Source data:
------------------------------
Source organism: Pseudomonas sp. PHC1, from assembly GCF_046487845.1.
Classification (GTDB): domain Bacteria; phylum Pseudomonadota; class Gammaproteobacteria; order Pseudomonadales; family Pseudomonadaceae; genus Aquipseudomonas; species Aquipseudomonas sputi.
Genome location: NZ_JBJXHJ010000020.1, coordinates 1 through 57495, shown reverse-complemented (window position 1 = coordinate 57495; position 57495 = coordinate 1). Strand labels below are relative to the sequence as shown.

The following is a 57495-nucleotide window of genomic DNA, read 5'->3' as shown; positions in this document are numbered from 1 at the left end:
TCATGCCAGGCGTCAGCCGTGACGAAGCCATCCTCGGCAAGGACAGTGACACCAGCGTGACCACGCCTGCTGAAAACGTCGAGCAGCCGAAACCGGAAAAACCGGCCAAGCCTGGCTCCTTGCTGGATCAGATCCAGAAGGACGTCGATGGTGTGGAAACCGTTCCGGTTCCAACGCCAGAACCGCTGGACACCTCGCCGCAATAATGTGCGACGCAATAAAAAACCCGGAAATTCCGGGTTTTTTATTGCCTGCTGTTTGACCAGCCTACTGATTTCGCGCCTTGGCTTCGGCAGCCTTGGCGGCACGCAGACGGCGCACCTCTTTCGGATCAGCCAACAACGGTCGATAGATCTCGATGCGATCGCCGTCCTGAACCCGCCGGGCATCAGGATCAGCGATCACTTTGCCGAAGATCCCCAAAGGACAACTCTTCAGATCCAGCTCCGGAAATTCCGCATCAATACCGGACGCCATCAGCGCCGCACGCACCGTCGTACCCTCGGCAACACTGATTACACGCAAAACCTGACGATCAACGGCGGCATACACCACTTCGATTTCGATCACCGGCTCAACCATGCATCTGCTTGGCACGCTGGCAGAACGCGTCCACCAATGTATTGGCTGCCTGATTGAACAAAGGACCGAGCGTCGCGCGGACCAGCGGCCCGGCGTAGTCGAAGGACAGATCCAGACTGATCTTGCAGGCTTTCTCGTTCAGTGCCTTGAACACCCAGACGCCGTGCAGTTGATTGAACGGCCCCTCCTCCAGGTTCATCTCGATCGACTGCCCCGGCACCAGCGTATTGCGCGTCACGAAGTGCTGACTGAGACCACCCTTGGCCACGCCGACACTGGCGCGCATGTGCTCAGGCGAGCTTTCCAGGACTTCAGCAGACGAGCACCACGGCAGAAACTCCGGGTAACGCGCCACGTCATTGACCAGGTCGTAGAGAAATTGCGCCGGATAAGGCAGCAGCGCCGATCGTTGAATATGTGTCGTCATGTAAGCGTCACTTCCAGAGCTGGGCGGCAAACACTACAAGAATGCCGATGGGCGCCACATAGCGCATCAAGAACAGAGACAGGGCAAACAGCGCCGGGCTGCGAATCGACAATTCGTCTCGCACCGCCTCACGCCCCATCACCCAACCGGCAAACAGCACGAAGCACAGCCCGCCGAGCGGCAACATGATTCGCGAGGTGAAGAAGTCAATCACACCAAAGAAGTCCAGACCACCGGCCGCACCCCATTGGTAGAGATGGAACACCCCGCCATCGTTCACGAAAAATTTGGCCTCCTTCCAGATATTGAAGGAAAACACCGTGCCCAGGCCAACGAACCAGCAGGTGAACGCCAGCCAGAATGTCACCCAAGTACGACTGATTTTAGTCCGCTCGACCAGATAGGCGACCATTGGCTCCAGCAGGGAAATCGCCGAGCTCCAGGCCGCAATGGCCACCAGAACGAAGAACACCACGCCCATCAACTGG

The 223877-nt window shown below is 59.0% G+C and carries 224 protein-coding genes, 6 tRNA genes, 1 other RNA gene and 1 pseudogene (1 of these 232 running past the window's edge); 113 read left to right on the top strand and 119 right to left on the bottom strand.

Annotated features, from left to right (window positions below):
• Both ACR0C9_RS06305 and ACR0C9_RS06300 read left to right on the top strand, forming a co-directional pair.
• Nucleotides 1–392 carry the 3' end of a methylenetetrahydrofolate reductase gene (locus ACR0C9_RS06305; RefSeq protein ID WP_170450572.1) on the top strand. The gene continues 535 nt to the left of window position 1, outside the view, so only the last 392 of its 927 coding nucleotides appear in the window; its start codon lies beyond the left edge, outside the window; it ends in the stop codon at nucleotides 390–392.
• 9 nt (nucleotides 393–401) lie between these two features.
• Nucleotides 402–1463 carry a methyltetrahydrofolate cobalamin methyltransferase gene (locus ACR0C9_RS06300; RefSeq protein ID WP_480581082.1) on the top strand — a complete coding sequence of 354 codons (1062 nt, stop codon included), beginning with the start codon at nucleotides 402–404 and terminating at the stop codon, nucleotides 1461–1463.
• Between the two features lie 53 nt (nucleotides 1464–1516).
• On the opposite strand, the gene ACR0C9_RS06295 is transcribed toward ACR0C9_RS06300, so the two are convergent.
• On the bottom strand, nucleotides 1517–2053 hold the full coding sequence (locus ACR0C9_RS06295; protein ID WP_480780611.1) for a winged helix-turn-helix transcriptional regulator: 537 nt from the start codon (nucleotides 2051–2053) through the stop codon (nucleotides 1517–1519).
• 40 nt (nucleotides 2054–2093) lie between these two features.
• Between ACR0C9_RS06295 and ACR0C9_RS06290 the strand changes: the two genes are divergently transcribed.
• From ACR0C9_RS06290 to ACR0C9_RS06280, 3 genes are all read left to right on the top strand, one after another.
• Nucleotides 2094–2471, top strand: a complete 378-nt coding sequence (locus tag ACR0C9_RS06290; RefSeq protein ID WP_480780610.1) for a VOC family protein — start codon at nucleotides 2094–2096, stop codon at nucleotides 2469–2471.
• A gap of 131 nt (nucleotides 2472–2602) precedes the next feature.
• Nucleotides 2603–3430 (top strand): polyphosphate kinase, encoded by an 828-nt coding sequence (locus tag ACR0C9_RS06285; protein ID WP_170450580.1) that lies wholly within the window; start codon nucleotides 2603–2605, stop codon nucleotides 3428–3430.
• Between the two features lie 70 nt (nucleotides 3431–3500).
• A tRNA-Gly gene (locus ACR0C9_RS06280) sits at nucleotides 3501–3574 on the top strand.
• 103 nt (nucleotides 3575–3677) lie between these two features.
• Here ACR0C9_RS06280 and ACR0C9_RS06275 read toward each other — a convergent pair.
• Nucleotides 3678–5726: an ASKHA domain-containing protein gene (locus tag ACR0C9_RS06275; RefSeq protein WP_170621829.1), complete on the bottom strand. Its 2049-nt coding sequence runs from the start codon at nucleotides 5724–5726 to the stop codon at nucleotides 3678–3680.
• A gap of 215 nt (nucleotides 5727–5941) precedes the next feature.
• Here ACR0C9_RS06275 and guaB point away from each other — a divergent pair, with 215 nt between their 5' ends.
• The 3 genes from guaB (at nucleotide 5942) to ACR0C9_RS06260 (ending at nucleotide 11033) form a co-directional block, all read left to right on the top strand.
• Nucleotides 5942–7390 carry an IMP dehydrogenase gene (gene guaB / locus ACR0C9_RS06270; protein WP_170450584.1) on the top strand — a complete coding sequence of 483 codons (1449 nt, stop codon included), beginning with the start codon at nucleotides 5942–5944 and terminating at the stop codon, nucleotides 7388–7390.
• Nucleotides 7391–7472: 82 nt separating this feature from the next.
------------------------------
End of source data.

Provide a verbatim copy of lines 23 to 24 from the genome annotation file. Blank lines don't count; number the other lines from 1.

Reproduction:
• 103 nt (nucleotides 3575–3677) lie between these two features.
• Here ACR0C9_RS06280 and ACR0C9_RS06275 read toward each other — a convergent pair.